As of now, Brazil's big crop could still cover many of Argentina's losses, but wet weather in Brazil could give their harvest some issues and cause problems. The weekly Brazil crop is 110-111 million metric tons versus USDA forecasts of 110 million metric tons. The weekly Argentine crop roundup puts their soybean crop at 52 million metric tons versus USDA forecasts for 56 million metric tons.
The U.S. dollar index is now below 89 points and is the lowest it has been since December 2014. This may finally be providing support as the Brazil Real has been increasing. The weak U.S. dollar policy of the current administrator has caused the dollar to plunge. The U.S. dollar has seen an approximately 14 percent decline since President Donald Trump took office in early 2017. Trump is on record as preferring the weakness as it gives exporters an edge on the global trading stage.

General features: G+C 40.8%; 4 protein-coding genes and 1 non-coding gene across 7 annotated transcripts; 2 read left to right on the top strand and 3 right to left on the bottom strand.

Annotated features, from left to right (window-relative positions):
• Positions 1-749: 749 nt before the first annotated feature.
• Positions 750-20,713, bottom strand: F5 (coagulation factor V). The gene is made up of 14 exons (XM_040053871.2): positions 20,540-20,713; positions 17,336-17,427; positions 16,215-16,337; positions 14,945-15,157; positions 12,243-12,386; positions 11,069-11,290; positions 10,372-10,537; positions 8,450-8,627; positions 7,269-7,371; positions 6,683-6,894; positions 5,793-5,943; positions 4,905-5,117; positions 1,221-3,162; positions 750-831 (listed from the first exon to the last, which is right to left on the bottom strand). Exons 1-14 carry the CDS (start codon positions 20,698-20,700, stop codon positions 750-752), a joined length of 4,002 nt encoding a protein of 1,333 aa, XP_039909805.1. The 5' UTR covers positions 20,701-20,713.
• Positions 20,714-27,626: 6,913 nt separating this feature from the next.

Informa Economics cut its 2018 soybean acre forecast 245,000 acres from their December estimates. January estimates are now at 91.197 million acres. The 90.142 million acres planted in 2017 was a record.
Soybeans broke through highest moving average, the 100-day moving average of $9.87. There is a lot of resistance in the March contract around the $10.20 area.
For the week ending Jan. 24, March canola futures in Winnipeg were down $1 Canadian at $495 Canadian per metric ton. The Canadian dollar has been climbing and is now at .8117. This brings the U.S. price to $18.12 per hundredweight.
• Velva, N.D., $18.03 per hundredweight, February at $17.96.
• Enderlin, N.D., $18.62 per hundredweight, February at $18.62.
• Hallock, Minn., $18.09 per hundredweight, February at $18.09.
• Fargo, N.D., $18.55 per hundredweight, February at $18.50.
Cash feed barley bids in Minneapolis were at $2.65, while malting barley received no quote. The Berthold, N.D., bid is $2.25, and CHS Southwest New Salem, N.D., bids were at $2.50.
Cash bids for milling quality durum are $6.25 in Berthold and at $6 in Dickinson, N.D.
Cash sunflower bids in Fargo were at $17.60, February at $17.55. For the week ending Jan. 24, soybean oil was up 40 cents at $32.68 on the March contract.